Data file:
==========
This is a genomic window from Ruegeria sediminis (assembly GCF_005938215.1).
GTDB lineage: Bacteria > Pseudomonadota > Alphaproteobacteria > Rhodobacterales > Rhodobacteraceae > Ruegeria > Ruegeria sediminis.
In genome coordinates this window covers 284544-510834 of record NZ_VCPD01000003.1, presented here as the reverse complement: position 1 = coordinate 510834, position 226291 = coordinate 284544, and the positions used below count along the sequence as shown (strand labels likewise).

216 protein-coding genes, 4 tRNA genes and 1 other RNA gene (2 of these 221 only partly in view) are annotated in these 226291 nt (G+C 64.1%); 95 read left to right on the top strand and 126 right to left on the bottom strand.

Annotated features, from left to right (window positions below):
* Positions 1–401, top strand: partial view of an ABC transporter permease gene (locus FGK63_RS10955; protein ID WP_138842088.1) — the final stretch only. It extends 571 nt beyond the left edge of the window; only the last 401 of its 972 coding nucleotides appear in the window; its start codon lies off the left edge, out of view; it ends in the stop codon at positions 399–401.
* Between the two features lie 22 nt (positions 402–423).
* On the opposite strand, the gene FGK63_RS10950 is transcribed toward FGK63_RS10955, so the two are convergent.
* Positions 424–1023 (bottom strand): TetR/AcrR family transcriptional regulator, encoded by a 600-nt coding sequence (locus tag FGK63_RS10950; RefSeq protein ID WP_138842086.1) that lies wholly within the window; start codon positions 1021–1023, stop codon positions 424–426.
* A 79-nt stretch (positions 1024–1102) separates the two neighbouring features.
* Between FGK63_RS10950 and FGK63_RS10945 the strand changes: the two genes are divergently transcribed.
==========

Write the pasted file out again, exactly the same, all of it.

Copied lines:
This is a genomic window from Ruegeria sediminis (assembly GCF_005938215.1).
GTDB lineage: Bacteria > Pseudomonadota > Alphaproteobacteria > Rhodobacterales > Rhodobacteraceae > Ruegeria > Ruegeria sediminis.
In genome coordinates this window covers 284544-510834 of record NZ_VCPD01000003.1, presented here as the reverse complement: position 1 = coordinate 510834, position 226291 = coordinate 284544, and the positions used below count along the sequence as shown (strand labels likewise).

216 protein-coding genes, 4 tRNA genes and 1 other RNA gene (2 of these 221 only partly in view) are annotated in these 226291 nt (G+C 64.1%); 95 read left to right on the top strand and 126 right to left on the bottom strand.

Annotated features, from left to right (window positions below):
* Positions 1–401, top strand: partial view of an ABC transporter permease gene (locus FGK63_RS10955; protein ID WP_138842088.1) — the final stretch only. It extends 571 nt beyond the left edge of the window; only the last 401 of its 972 coding nucleotides appear in the window; its start codon lies off the left edge, out of view; it ends in the stop codon at positions 399–401.
* Between the two features lie 22 nt (positions 402–423).
* On the opposite strand, the gene FGK63_RS10950 is transcribed toward FGK63_RS10955, so the two are convergent.
* Positions 424–1023 (bottom strand): TetR/AcrR family transcriptional regulator, encoded by a 600-nt coding sequence (locus tag FGK63_RS10950; RefSeq protein ID WP_138842086.1) that lies wholly within the window; start codon positions 1021–1023, stop codon positions 424–426.
* A 79-nt stretch (positions 1024–1102) separates the two neighbouring features.
* Between FGK63_RS10950 and FGK63_RS10945 the strand changes: the two genes are divergently transcribed.